Newspaper Page Text
DEAD LETTER OFFICE.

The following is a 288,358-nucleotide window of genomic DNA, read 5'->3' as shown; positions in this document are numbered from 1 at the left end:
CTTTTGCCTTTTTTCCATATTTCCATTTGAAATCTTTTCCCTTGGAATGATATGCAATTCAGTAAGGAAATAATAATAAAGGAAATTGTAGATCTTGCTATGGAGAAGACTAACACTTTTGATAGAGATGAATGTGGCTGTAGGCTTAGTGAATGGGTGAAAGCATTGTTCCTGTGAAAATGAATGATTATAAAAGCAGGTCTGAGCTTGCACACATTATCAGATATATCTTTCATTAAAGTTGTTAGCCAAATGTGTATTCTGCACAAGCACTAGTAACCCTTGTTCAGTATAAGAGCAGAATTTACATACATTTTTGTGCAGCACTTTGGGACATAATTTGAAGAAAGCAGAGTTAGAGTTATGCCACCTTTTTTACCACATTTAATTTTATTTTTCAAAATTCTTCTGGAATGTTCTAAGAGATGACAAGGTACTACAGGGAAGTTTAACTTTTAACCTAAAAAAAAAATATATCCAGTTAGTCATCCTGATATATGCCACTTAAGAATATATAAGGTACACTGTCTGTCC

WHAT IS DONE WITH MISDIRECTEED MAIL MATTER. , c. m fTl .• /j At 'jr TTi« Museum and the Main ORice De scribed—Some Examples of tlio Inge nuity of Clerks and the Careless Way I.etter Writers Address Their Missives. [Special Correspondence ] Wasiiixgtox, Feb. 7.—Of tlio 50,000,000 people in the United States, one-tenth every year are made aware of the presence in Wash ington of the dead letter ofliee by receiving Jotters 1 »earing its ominous, triangular stamp. Fernaps, ■ f there.50,000,000 not over one-tenth ever visit 'd Washington. Rut of those who came, few went away without visit ing the dead letter office, for it is one of the most interest ing of all the sights in this great capital. The dead letter office is poked oft in the second and third stories of the north east corner of the department build ing. Mr. Bail'd, the jy *r ; superintendent, and Jsjj*bis assistant, Mr. ^M'^^ÖPen-y, with their aman ucnscä occupy ELJlJ a large, pleasant office on the second floor corridor, easily A dead LLTii.r. cleiik. accessible to the public, and at tlio head of the stairway from the F street entrance is the little museum of the dead letter ofliee, always open and visited daily by hundreds. But the ollico itself, • where scores of busy clerks arc all »lay open ing, examining and readdressing stray let ters, is shut under lock and key. Curious outsiders who wish to view the penetralia of the office, must go to Mr. Baird and get a per mit. Then with an attendant all there is behind the locked door can be seen. It would be a good thing for those who visit the dead letter office to realize some thing of its importance by comparative study of the postal systems of the world. Few Americans really know how great a thing the , postoflice establishment of the United States is. For instance, the United States has more poitofliees than all the countries of Europe, nearly four times as many as great Britain or Germany, nine times as many as Austria , or France. British India, with 2.V>,000,000 of : j »copie, has but 0,121 ]>ostofTices. '1 ho United I States, with 50,152,000 people, lias 53,014 post offices of all kinds. Germany, with her 45, 000,000 j>eople, has but 15,428. Great Britain, for 35,900,000 people, has 10,434. Ilayti, probably, has fewer postoflices than any I other country in the world, there 1 eing hut three for 550,000 people. lu tho United States there is a (»ostoffice for every 1,002 people. But aside from these statistics in re gard to population our postal system in the ] United States covers more ground than any other in the world. For instance, vve have 117,000 miles of railway service, more than all the rest of tho world together. llow many letters does tho gentle reader suppose all the people on this planet send in a single , vear? The actual statistics are not known, | the total being reached approximately by , postal statisticians. There were carried in the mails of the world in 1S86 the enormous number of 11, «410, 000,000 pieces of mail mat ter, of which the mails of the U nited States carried one-third and the mails of all Europe nearly two thirds. So you see it is reason able to suppose that this demi letter office is quite an affair. y H . ¥ % t 44 <07 (x y//v MB CORNER IN JIC SEC if. The first, perhaps tho most interesting, thing you see about the dead letter office is tho museum. Such a collection of curiosities was perhaps never anywhere else gotten to gether. Nothing so much resembles it as the exhibition of tho handiwork of the inmates of a lunatic asylum. Here are put in glass cases a thousand and one things that cannot be returned to their owners. There are a dozen bottles of snake3 preserved in alcohol, tho reptiles having been sent through the mail alive. Lizards, horned toads, butter flies, mice, and on one occasion even a live canary, have found their way to the dead letter offico. Here are collections of all sorts. There is a largo case of coins, in which nearly every rare coin, both ancient and modern, known to numismatics is to l»e seen. The cowboy of the west could easily equip himself out of this museum. There are re volvers of every pattern conceivable, bull dogs, self cockers, six shooters, Colt's, der ringors, vest pockets, to say nothing of pocket rifles and rifle canes. Of huuting knives and daggers there are enough to stock a frontier outfitting store. There are tools, chisels, hatchets, hammers, buck saws, planes. Even a grocer could make a pretty handsome start with what is to be found in this museum. He would have big boxes of raisins, figs, jars of honey, cans of baking powder and other things too numerous to mention. The quan tity of fancy work in the way of things that women crochet, knit, paint, embroider, patch, quilt, and in a hundred other ingenious ways devise, would make a fortune for a church fair. Here are swords, flags, skulls, boxes of cigars, packages of tobacco, gold rings, pins, bracelets, steel traps, jack knives, bibles, por traits, some of them hand painted and a cent ury old. In short, all sorts and kinds of things. The main office is a huge room two stories high, with an iron gallery, reached by spiral stairs, running around its four sides. Here sit at long tables the clerk3 who open and classify tho letters. Hero the aim of every body is to clear up the day's work and keep even with the 16,000 dead letters that are re ceived daily. Ten thousand letters every day are opened and sent back to the senders. Last year in this room there was found in dead letters over $1,500,000 in cash, drafts, checks and money orders, which but for the skill and honesty of these clerks would hardly have gone back to the owners through whose carelessness n w as lost Tons upon tons of parcels are opencil here daily. Just before Christmas an immense amount of this kind of mail matter is received. It comes mainly from New York city, and consists of matter sent by foreigners living in this country to their friends in tho old country. The senders are usually ignorant people, who do not know that the things they are sending back to the old home are dutiable in tho country to w hich they are going, and so their packages quickly find their wav to the dead letter office. These things are sorted out and packed away in long, dark storage rooms in the basement, all properly classified and accounted for. At the end of tho yea» they are sold at public auction, and an account kept of the proceeds of tho sale, so that if at any time the owners can identify the package the government will pay him exactly the sum which the article brought at tho auction. Down in these vaults there are stored away, like Egyptian mummies aw aiting the last trump, over three tons of photographs and daguerreotyi>es. In the year $1,675 worth of postage stamps was received in dead letters and destroyed. There were received 10,000 magazines, illustrated papers and Christmas cards, all of which wepe given to charitable institutions in Wash ington, as they could not be restored to the owners. No letters are opened unless it is necessary to do so to find out where they came from. Between 75,000 and SO,000 letters are returned each year unopened, when to the ordinary observer they seem utterly unintelligible in their addresses. Some of these are very in teresting. For instance, the following letter Is received : Mr. Mai k Smith, Discing Sun, Eculdcr Co., Colo rado. As there is no such office in Colorado as Rising Sun, but is a place called Sunshine in Boulder county, the letter is sent there and finds Mr. Mark Smith promptly. r "■iHT Mïfïïï i m r»£ k ïf vl-T'v. u i'yVn La hîliiipt üiii iti Hi lltllll ii si r.-'t 1 MAIN OFFICE. It is not so easy to determine where to send the following: Dr. Jackson, Our Home on tlie Hillside, New York. There is one clerk in the office who remem bers that tho sanitarium at Dansville, N. Y., is sometimes called "Our Homo on the Hill side," and there Dr. Jackson is found. Sometimes letter writers make very strange slips. A letter is addressed to: Mr. Matthew Brown, Niagara, Trat Co., Kansas. As there is no such place as Niagara in Kan sas. tho letter is sent to Saratoga, Prat coun ty, with a special request to the postmaster at that place for information as to where mail addressed "Niagara" should be sent. Matthew Brown lives in Saratoga, the postmaster knows him, the letter is delivered, and the dead letter office in duo time notified of the fact. The ingenuity of the emyloyes is sometimes taxed to the utmost, as in this letter: Mrs. Ellen Clark, care Ida M. Jones, Brunswick. As there is no state given, this letter soon finds its way to the dead letter office. As tho words "care Ida M. Jones" are not directly under the principal address, it is taken for granted that they refer to some sailing vessel, and that it was sent from New York where it was postmarked, to some port on the Atlan tic coast. The only Brunswick that can I« found on the coast is in Georgia. The letter is sent there, and Mrs. Ellen Clark receives it. A letter addressed: Miss Annie Olennon. -113 St. Mary's street. New York City, Can find neither street nor person in the metropolis. There is no such street in New York state, nor indeed, in any city in the Union except Kan Antonio, Tex. There are plenty of streets named St. Mary, but none named St. Mary's. The letter is sent to San Antonio, and delivered to Miss Glennon, at 413 St. Mary's street A letter was addressed to Miss M. E. Adams, care Drexcl, Morgan & Co., Ixjudon, England. Miss Adams having left London, this was forwarded by Drexel, Morgan & Co. to ber supposed address in New York city, 711 North Eighth street. There being no North Eighth street in New York city, it was sent to tho dead letter office. As Eighth street, in Philadelphia runs north and south, the letter was sent there, and Miss Adams was found at 711. Very often letters find their proper destina tion purely by accident. For instance, one came to the office a short time ago addressed : Miss Minnie D. Ilannighan, Iauchs Hotel, N. Y. There happened to bo a clerk in the office who remembered that there was a Iauch's hotel at Long Branch, N. J., and there the letter found Miss Hannighan. Perhaps the funniest incident of the kind is connected with a letter addressed: Miss Maggie Smith, P. O. Box 1.10, Virginia. The postmark on this letter is New York, and tho handwriting is evidently that of a person of culture. An expert in the dead letter office hail by chance two years pre viously received a letter from Miss Maggie Smith, of Alexandria, Va., making inquiries with regard to a French governess whom she wished to send to her sister in New York. At a venture tbo letter is sent to Miss Maggie Smith, of Alexandria, for whom the writer intended it. It seems strange that the postmaster at De catur, Ga.. should uot have known where to send a letter addressed Miss II. E. Alexander. E. V. But be did not, and it came to the dead let ter office. Tho ready witted clerk into whose hands it fell knew, wbat the postmaster did not, that E. V. stool for en ville. The letter was returned to Decatur, and delivered to the addressee. Often letters are received where the writer has forgotten to complete the address. Here is one: Tbil Dickel, 2517 F The clew by which the proper destination of this letter was found seems queer, but it is reasonable. Tho writer began the address too far to tho left if he intended to write 2517 F street, and as there is no such number on F street in Washington, it was taken for granted that the writer had started to write some name and had forgotten to finish it There are very few streets in the United States that have so high a number as 2517. Among them is Franklin avenue, in Philadelphia, and the letter was sent there and found Mr. DickeL One of the best examples of this "blind reading," as it is called, is the following: Miss Margaret Jopling, No. 3 Calver'y Tarade, Tupbri This letter bore a five cent stamp. The In ference of course was that it was destined for some foreign place. It was sent to Tunbridge, Wales, which was where the writer intended it to go. One day a letter came to the office marked: Mr. Thomas Madden, St. Francis River, Ark. lu care of Bridge Watchman. There is no such place as St. Francis River in Arkansas, and while the handwriting of this address was quite legible and neat, it seemed impossible to say where this letter should go. There is a St. Francis river in Arkansas, which is three or four hundred miles long. Where the Memphis and Missouri River railroad crosses it there is a notably long bridge. Tho letter was sent to a watch man on this bridge at a venture. It proved to be the right place. Some addresses are found in the most ar bitrary way imaginable. A letter addressed to 1151 Atmest., New Jersey, would have had a mighty poor chance of reaching its destination bad it not been known in the office that Camden is the only city in that state, out of eight that have Anne streets, where the numbers run as high as 1151. The only Virginia street in New York state is in Buffalo. The only Scher merhorn street in the United States is in Brooklyn; the only Hopper street in the United States is in Utiea. A knowledge of these facts has saved many a letter from destruction. Of course a knowledge of foreign languages is a necessity with many of tho employes of tho dead letter office. A let ter came there the other day addressed to Cuyo Ilueso, Fla. This caused a good deal of study until a clerk who knew Spanish looked at it and recog nized it as Castilian for Key "West. Tbs work on this kind of mail is called "blind reading," and most of it is done by Mrs. Collins, probably the best expert who has ever held a desk in the ofliee. None of tho letters handled by tho "blind readers" are opened unless it is absolutely necessary. The specimens given above are only a few of the 77,018 returned unopened during the past year to the senders who incorrectly addressed them. It must be remembered that there is a good deal of foreign dead mail mat ter handled in the work of tho office. Last year 387,963 pieces of such matter was sent to the countries from which it came. The diffi culty found in sending foreign dead letters to the proper addresses in this country can bo appreciated from tho fact that but 1S,9SG pieces of this kind of mail could be forwarded to correct addresses in this country. Uther countries returned to the dead letter office during the year 204,000 letters and parcels originating in this country. Only 5 per cent, of all tho nmil matter handled in tho offico is actually destroyed because nobody can be found to claim it. No letter contain ing a valuable inclocure is ever destroyed. J. A. Tucesdell. THE LATE A. A. UPCHURCH. Founder of tlie Order of tlie A. O. U. W. J. J. Upchurch, founder of the Ancient Order of United Workmen, who died at Steelville, Mo., on the 18th of January, aged 67 years, was buried on the following Sunday in St. Louis with impressive ceremonies. The body lay in state at the Masonic Temple and thousands came to view it. At 1 o'clock tho officers of the An cient Order of United Workmen assembled at the ball, and the mem bers of the various lodges completely filled the great Todge room. Crowds gathered in the streets in the vicinity, ren dering them almost impassable. Grand Master Workman H. L. Rodgers A A t-'FCHrRCH. opened tho services with an address and was followed by the Rev. John D. \ ineil, past grand master and grand receiver of the Ancient Order of United AVorkmen, who preached the funeral sermon. Dr. Vincil spoke of the life of the deceased, and dwelt upon the wonderful work accom plished by him in organizing the order. It was founded in 1808 at Meadvillc, Pa., and now numbers 175,000 members. $350,000,000 are pledged for the charitable objects which were the reason of its existence. No simpler, gent 1er, grander man ever lived than Mr. J. J. Upchurch. It was announced that a monument would be erected to his memory'. The remains were interred in tho Bellefon taine cemetery. An immense procession fol lowed the funeral and was a testimonial c-f tlie esteem and admiration entertained for Mr. Upchurch. -ÄX G * ^ Vvg ■ »! w ->■ "MOTHER BICKERDYKE." m The Famous Hospital Kurse of the Civil War. "Why don't you write something about 'Mother Biekerdyke? " was an inquiry put to a New York reporter by an old army captain recently. This resulted in an inquiry as to who "Mother Bickerdye" might be. Said the captain: "There are few soldiers who served in the western army w ho have not heard of or known Mother Biekerdyke. In the early months of the war she was the only woman nurse in the large hospital at Cairo, Ills. Eho was a woman of strong character, fino ex ecutive ability, much energy and reserve force in emergencies. The hospital at Cairo bad becotno noto rious for the incom petency and intem perance of the sur geons in charge. 3 T h e y neglected 5 their patients and spent their nights MARY A. BICKERDYKE. ill riotOUS living, breaking open the stores and rifling tho re frigerators and pantries of the deiicucies that were furnished by'the sanitary commission for the sick. Mother Biekerdyke stcxxl this for two or three weeks and then appealed to Ulysses K. Grant, then colonel of the Twenty ffi-st Illinois volunteers, to whom she pre ferred charges against the surgeons. G rant was astounded. AVitb a determination to make certain of tho situation he put on citi zen's clothes one evening and went down to the hospital, where ho saw enough to confirm the worst statements that had l>eon made to him by the faithful nurse. There was prompt action tho next day. The surgeons were dis missed and tho hospital was reorganized. From that time Mother Biekerdyke alum's had access to Grant, and her recommenda tions were generally carried out. As he rose in position in the army her power in tho hos pitals became greater and greater, until she overshadowed all with whom she came in contact. She remained in tho volunteer nurse service until the close of the war. If she could be induced to write ber exj»erienees they would prove as interesting as any chap ters of tho great rebellion." A volume might be added to the captain's brief story of Mother Bickerdyke's army work. AVhat many old soldiers, who were the recipients of her kind services in their day of misfortune, would like to know is: what has become of Mother Biekerdyke since the war? It would bo a hard task to follow her, so unostentatiously has her work been car ried on, but she bas been engaged in philan thropic work until she has become too feeble to help others than herself. Her marvelous ability was called upon during tho Chicago fire, and since then through suffering occa sioned by the grasshopper plagues, droughts, forest fires and other public calamities. She brought carloads of seeds and food from tho east to suffering Kansas on several occasions. In the intervals she has maintained herself by r acting os matron, nurse and housekeeper in charitable institutions. The soldiers of the west proposed to tax themselves ten cents a year to maintain her above want, but she refused to accept the money. For eighteen years there was an ap plication for a (tension for her pigeon holed in Washington, but last year it was granted, allowing her $2.5 a month. Now, at tho ago of 74, she earns the balance of her living in the Stin Francisco mint, her home being at 2244 Mission street. To an acquaintance she said not Imig «g<>: "Good-by! I shall be mustered out before long and shall not see you here again. But we shall find one another sometime, somewhere!" Heading Her Off. Pretty Country Girl (looking ever menu)— How would stewed terrapin do, Charley? Charley, her city cousin (in alarm)—Oh, we don't want anything stewed, Fannj'. Better take something nice to order—French chops, for instance.—New York Sun. CANADA'S PARLIAMENTARY LEADERS » The Two Men Who Are Contending for the Dominion Premiership. The parliament of the Dominion of Canada has l»een dissolved and a new election or dered The Conservatives, under the leader ship of the present premier, Sir John Mac donald, feel confident that the elections will result in a vindication of tho government's policy, while Mr. Edward Blake, who is the standard bearer of the Liberals, is equally sanguine of victory for his party'. The northwest territories will enjoy the right of franchise for the first time, and it is claimed by tho Conservatives that Sir John's prompt and decisive conduct during the Louis Riel half-breed rebellion fully justifies them in ex pecting that section's support at the polls. In the maritime provinces—Nova Scotia, New Brunswick, etc.—the vote will Le ex ceedingly close, both parties claiming them. The new parliament w ill convene on April 7. upon which date the writ ordering tho elec tion has been made returnable. The new franchise will for the first time be tested. It is equivalent almost to universal sufferage. Sir Johu Alexander Macdonald, the Con servative leader, was born at Kingston, Up per Canada, Jan. 11,1S15. He was educated at the grammar schools of his na 1 ive place, and was admitted to tho bar at the age of 20 years. llis first appearance in tho political arena oc curred in 1844, in which year lie was elected to parlia ment from Kings ton as a Conserva sir John a. Macdonald. Five. Through the various official grades liis career has been upward and on ward, until to-day he is the responsible head of tho government of Canada. Sir John's great abilities were never more strikingly manifested than while he was minister of jus tice and attorney general of the Dominion. He has been honored by degrees t'ro:n Oxford and other universities. Hon. Edward Blake's father, Hon. AViiliam Hume Blake, was a very distingui-lied law yer, having been at one time chancellor of Upper Canada. The subject of this sketch first, saw the light at Middlesex, Out., Oct. 13, 1833. He graduated from the Toronto uni versity with high honora in 1857. Ho first entered polities ns a member for South Bruce, in the Ontario assembly, 1867, acting as leader of the Oppo sition for several years, sented tho same constituency in the Dominion parliament. In 1871 he succeeded Hon. John Macdonald as premier of t he Ontario legisla ture. He was minister of justice and presi dent of council of the Mackenzie ministry. Temporary ill health compelled him to refuse two very important offices w hich were ten dered him. Mr. Blake is an Indepcndeiit Liberal in polities, and it is universally con ceded that he is the brainiest man in the Do minion parliament. The Liberals follow his lend whout question. m BLAKE. Ho has also repre l' rayer Before tlie Battle. Judge O. A. Lochrane, of Georgia, is cred ited with the following: "Governor Gordon, Senator Colquitt and Gen. Penning were to gether in the southern army. The first two are very religious and always engaged in prayer before going into a battle. One day just before the Federal troops were about to charge, Gens. Gordon and Colquitt started toward a little log cabin. On the way they met Gen. Benning, and they asktsl him to join them in the cabin. He supposed they were going in there to take a drink and fol lowed them. 'Give me a drink quick, 1 said Gen. Benning, 'as there is no time to lose.' 'We did not come here to drink,' said Gen. Gordon; 'we came here to pray.' 'Oh, ex cuse me,' said Benning, as he hurried out of the cabin. His conduct horrified the generals. They could not understand how a man could be so indifferent on the eve of what promised to be a very fierce battle. After having prayed fervently they went into the conflict full of confidence. AA'hen the battle was over it was found that both Gens. Gordon and Colquitt had been' seriously injured, while Gen. Benning had not received a scratch."— New Orleans Times-Democrat. A BRIGHT RAILROAD MAN. 1 Henry Monetf, Newly Appointed New York Central Fassenger Agent—His Predecessor. Daniel M. Kendrick, the late general pas senger agent of the New York Central rail road, was born in Cambridge, Mass., Sept. 1, 1S46. In 1872 be entered the service of the Paris and Decatur railroad, and continued with that road until May 31,1877, first as clerk in the auditor's office and later as gen eral passenger and ticket agent. June 1, 1887, ho became southwestern passenger agent of the Cleveland. Columbus, Cincinnati and In dianapolis and Indianapolis ami St Louis railroads. On Jan. 1, 1S7S. be was made general west ern passenger agent of tho same roads, which posi tion he held till Feb. 3, 1SS0, when he was made gen eral passenger agent of the In U.dianapolis and St Louis railroad. Jan. 1, 18S1, he went to the Dela ware and Hudson company as general passenger __and ticket agent, DANIEL M. KENDRICK. ^ filled so well as to attract the attention of the New York Ceutral and Hudson River rail road authorities, who made him their general passenger and ticket agent, the position he held at his death. Henry Monett, newly appointed general passenger agent of the New York Central and Hudson River Railroad company, is, like his predi'cessor, a young man. Ho was born in Columbus, O., Dec. 3, 1853. At the age of Hi lie entered the office of the Pitts burg, Cincinnati and SL Louis railway at Columbus, and remained with that company for thirteen years. During that time he was rate and division clerk, chief clerk general passenger department, assistant general pas senger agent and chief assistant general passenger agent. July 1, 1882, he became general passenger agent of the New York, Chicago and St. Louis railway, and on March 1, 18S3, was made general passenger agent of the New York, West Shore and Buffalo rail wav, in which p»osition he has continued to the present time. His experience ill develop ing the passenger traffic of new roads is con siderable, and his ability is shown by his suc cess in the Nickel Plate and AVest Shore railways. How to Keep Healthy. A New Hampshire woman, aged 80 years, when asked recently how she had kept her self so vigorous and healthy, replied: "By never allowing myself to fret over things I cannot help, by taking a nap and some times two every day of my life, by never taking my washing, ironing and baking to bed with mo, and by oiling all the various wheels of a busy lifo w ith an implicit faith that there is a brain and a heart to this great universe, and that I could trust them both. —Chicago Times. MRS. LOUISA KNAPP MRS. KNAPP. A Popular Woman Editor—What Sh« Has Accomplished—Her Large Salary. [Special Correspondence.] New York, Feb. 7. —AYhen such highly esteemed American writers as Elizabeth Stuart Phelps, Rose Terry Cooke, Marion llarland. Jennie J une, Harriet Prescot Spof forJ, Josiah Allen's AVife, Christine Terhune Herrick and Mary Abbott Rand become not only the leading, but, all of them, regular contributors to an illustrated monthly, that periodical must have rare special attractions and unusually strong claims upon the edu cated women of this country. To secure and retain these favorite authors, as members of her corps of entertain ing instructors, is the task to which Mrs. Louisa Knapp has devoted herself. Fully appreciating the necessities and practical economy of American house holds, she knew that her thousands of readers in every section of this land of homes would be best ed i fi e d and amused by those to whoso pen labor none were strangers. As editor of Tho Ladies' Home Journal, she determined, at tho outset, to have at her command the best writings by her own sex that money would purchase. Mi's. Knapp is both clever and liberal. As a practical housekeeper she knows to a nicety what interests and moves practical, energetic women. Louisa Knapp was born in Boston. Mass., thirty-five years ago. She became the wife of a newspaper publisher, and in 1876 re moved with her husband to Philadelphia, where her first editorial labor was to take charge of the household department of an ag ricultural journal. This paper was entitled Tue Tribune and Farmer. Her original single column of spaco was gradually ex tended to a whole page, and so thoroughly was her work done that more than 40,000 women subscribers wore added to that (publi cation's list of regular patrons. Tho first number of the magazine which she now edits was issued in Deceml>er, 1S83, and from the first its success was an accom plished fact. Kbo draws a salarj' of $5,000 per annum. Her rare intuition and administrative force have been chief factors in her success. Her literary work is done at an elegantly ap pointed home in Camden, N. J. Her corre spondence with prominent authors is steadily maintained, and its results are apparent in each new issue of The ladies' Homo Journal. Allan Forman. ELBP.IDGE G. SPAULDING, A ii tli and of the Legal Tender Act Greenback Currency. On the 28th of December, 1861, the banks and the treasury of the United States sus pended specie payments. Two clays later Representative E. G. Spaulding, of New York, the chairman of the ways and means committee, introduced in the house the legal tender act, which passed both houses and was approved by President Lincoln Feb. 25, 1862. This act authorized the issue of green backs, which, though devised r.s a war measure, have been found a convenient form of currency since. Mr. Spaulding is now nearly 80 years old. He lives in Buffalo,and is said to lx- worth $10, 000,0)0. His career has been a notable one. He was born in Cayuga county, N. Y., and was educated at the Auburn academy. AA'hen his school days were over, he taught school, then udied law and .vas finally admit ted to the bar. In 1834 he removed to E. G. Spaulding. Buffalo and prac ticed in in tho supreme court of New York in 1S36. Tho same year he was ap pointed city clerk of Buffalo; five years later he was elected an alderman, and in 1S47 mayor of the city* of Buffalo. The next year found him in the slate assembly, and tho fol low ing year a representative in the Thirty first congress. He also serve» 1 in the Thirty sixth and Thirty-seventh congresses. He was elected state treasurer of New York in 1S53. Df late years he has been a bank president. m \ m mm Again Senator from Nebraska. Algernon S. Paddock has once more been chosen to represent Nebraska in the United States senate. He was born in Glenn's Palls, N. Y., in 1830. In 1S57 he removed to Nebraska and took up a residence at Fort Calhoun, near which he pre-empt ed 100 acres of land, which he j et owns. AA'hen the Republi can party was o: ganized he was a delegate to the first regular Republican territorial conven tion and was a dele gate to the convcn- a. faddock. tion which nominated Abraham Lincoln. He afterwards made many speeches in various states in support of Mr. Lincoln. In 1861 the president appointed him secretary of the territory of Nebraska and at times he became the acting governor. Ho was appointed governor of AA'voining terri tory in 1318, but declined the office. He has been engaged in the manufacture of hydrau lic cement at Beatrice, Neb., and lias always taken a lively interest in the internal im provements of his adopted state. He had a large fortune, but lieing of a speculative turn be dipped into AA'all street on a (jointer given him by Jay Gould. As one of his friends puts it: "Gould told him when to go in, but neglected to tell him when to drop out of AVall street." The result was he lost heavily. He is yet a wealthy man, however. Origin of the Toboggan. An Interruption. Here is the report from The Buffalo Courier of a saving of another Buffalo youngster, belonging on Niagara street, not a great way from Jersey street. This juvenile, aged 4 years and 6 months, on Monday evening after donning his nightgown, located in a warm corner by the stove to comfortably say bis prayers. He got along nicely until al most through, but concluded thus: "God bless papa and mamma, and make—please wait a minute till I kick Vio. " Little sister Violet had interrupted the little brother's devotional exercise by. tickling the bottom of his bare feet with a broom splint.—New York Bun. uj Ail mean«. Ring out. wild bells, tbc chestnut crew. The feeble quip, the ancient pun. The jokes well known to ev'ry one. Ring out the old: Ring in the new A. P. CURTIN. Jackson Street, near Postoffice. FURNITURE! Three spacious Warerooms filled with all kinds of Kitchen, Parlor and Chamber Furniture, Office Desks, Pictures, Wall Paper and Carpets. Purchases of the manufacturers direct in large quantities. Established 1864. A. G. CLA8KE. THOMAS CONRAD. J. C. CURTIN. CLUE, CONRAD & CURTIN. Importers of and Jobbers and Bétail Dealers in Heavy Shelf and Building HARDWARE. SOLE AGENTS FOR THE Celebrated "Superior" and Famous Acorn COOKING AND HEATING STOVES, AND W. G. Fisber's Cincinnati Wrought Iron Ranges for Hotels and Family Use. --o-- Iron, Steel, Horse and Mule Shoes, Nails, Mill Supplies, Hoes, Belt ing, Force and Lift Pumps, Cutlery, House Furnishing Goods, Centennial Réfrigéra Lors, lee Chests, Ice Cream Freezers, Water Coolers Etc., Etc. to llic t'lty are respect fui I.v invited to eall an*l Examine our Goods and prices before pnrchiwing. ALL ORDRES RECEIVE PROMPT ATTENTION AND SHIPMENT. CLARKE, CONRAD & CURTIN, 32 and 34'«laln Street,.....Helena, M. T. SANDS BROS. New Arrival of WALL PAPER, CARPETS, ^3STX> HOUSE FU RNISHIN G GOODS. We carry the largest line of the above stock in Mon tana. Orders receive prompt attention. SANDS RROS. A A for Infants and Children. "Cattori, is so well adapted to children that I Castor!, cures Colic, Constipation, [recommend it as superior to any prescription I Semite, di known to me. ' H. A. Archer, M. D., I ^^estioiu 111 So. Oxford St, Brooklyn, N. Y. | Without injurious medication. Tax Ckmtacb Company, 182 Fulton Street. N. Y. BURPEE'S I and Flower Poultry. It j FLOWKRS, addresa on a SEEDS, LEE^H FARM ANNUAL FOR 1887 Will b*> sent FItEK to »11 who write for it. It is » Handsome Book of 128 payes» yith bun dreds of illustration*. Thret* ('olorcd t'lntfts and tells all about THE BEST Garden, 1-nrin Bulba, Plant», Thoroughbred Stork and Enne.v describes RAKE NOVELTIES in VEGETABLES and of real Value« which cannot be obtainrni elsewhere. Send postal for the moat complete Catalogue published, to BURPEE Sl CO., PHILADELPHIA, PA. w 3 m-feb !0 Manning'» Resignation. WASHINGTON, February 14.—Secretary Manning called at the White House this afternoon and placed his resignationn in the hands of the President to take effect upon the appointment and qualification of his 8ncces8or. This action is taken in order to allow Manning to accept the presi dency of the Western National Bank of the city of New York. His letter of resig nation will not be made public for some days. It is stated at the White House that no appointment will be made to the office and Manning will continue to act as secretary for several weeks. Secretary Manning left Washington this afternoon for Albany. He expects to return to Wash ington on Friday or Saturday. Land Office Decision. Washington, February 14.—In the case ofWm. Burlingame vs. the Southern Pa cific railroad, Acting Secretary Muldrow, reversing the decision of the former Com missioner General of the Land Office, has decided that lands lying within the "Han cock survey,jTajuata Kancho," in Southern California, which survey became final in 1860, though included within the petition for confirmation and afterwards included within the survey of said Kancho by Han sel in 1868, which survey was finally re jected in 1872, passed to the railroad^com pany under its grant, which attached April 3. 1671._____ The Approdriation Hills. Washington, February 10.—Nineteen working days remain to the present Con gress. Thirteen of the 14 annual .appro priation bills (including the river and harbor bill) are not yet ready to present, 10 remain to be acted upon by the Senate, 9 require the action ot the Senate com mittees, 5 have not passed the House and 2 have yet to make tbeir initial step from the House to the committee. To these the last year's fortification bill has yet to remain longer in conference. Pension Payments. Washixtgon, February 10.— The Com missioner of Pensions has to-day filed a requisition for $18,780,500 with which to make the payment of pensions due March 4 next. This will be the largest payment for current pensions made in any month in the history of the government. Price ol Consols. London, February 1".—Consols closed at 100 3-16 for money and 100£ for account The War Outlook. Berlin, February 11.—The Krevst Zei tung says: The danger oi war will not cease until stable conditions are estab lished in France. The Kölnische Zeitung says one-third of the army is already armed with repeating rifles, and by the end of the month 250,000 men will be competently drilled. The National Gazette attributes the con duct of the French Chamber of Dep"*ies in postponing debate on the French mili tary bill to a desire on the part of France to defer diecussion on her military affairs until after the German elections. Military Measures Stayed. Paris, Feb. 11.—The military measures of General Boulanger have been stayed. The peaceful assurances of the French gov ernment are over estimated, as the govern ing powers of France have but a slight hold over the nation. Bo far as Germany 's preparations go, nothing can be founded upon the calling out of reserves. The fact that seventy thonsand reserves are under drill will not hasten the mobilizing of the army in a single quarter. Th a Lachter icten says: It bas been de cided at Paris to discontinue the dispatch of reinforcements to the frontier until the 21st inst. General Boulanger has promised his colleagues that he will order no more war preparation without their approval. The Bourse is weak. Russians have gone down J, and international securities 1-20. Extensive Sale of Land. Santa Anna, Cal., February 13.—Not withstanding contrary reports, it is posi tively affirmed that the famons San Joa quin ranch, containing 400,000 acres, has been sold to a syndicate representing the Southern Railroad Company, for$1,250,000. Vice President Smith, of the Santa Fe railway, is reported a9 saying that the purchase of the property would not inter fere with the construction of his road to San Diego, as the matter bad been settled with the trustees of the estate some time ago. "Varnell's Amendment Rejected. LONDON, February 11.—Parnell's amend ment to the address in reply to the (jueen s speech was rejected by a vote of 3.>2 to 246. __ 'I he 'I inres' Opinion. London, February 12.—The 7iw«s,com menting on the vote on Parnell s amend ment, says : The united forces ot the Sep- aratists only succeeded in showing that they are in a hopeless minority.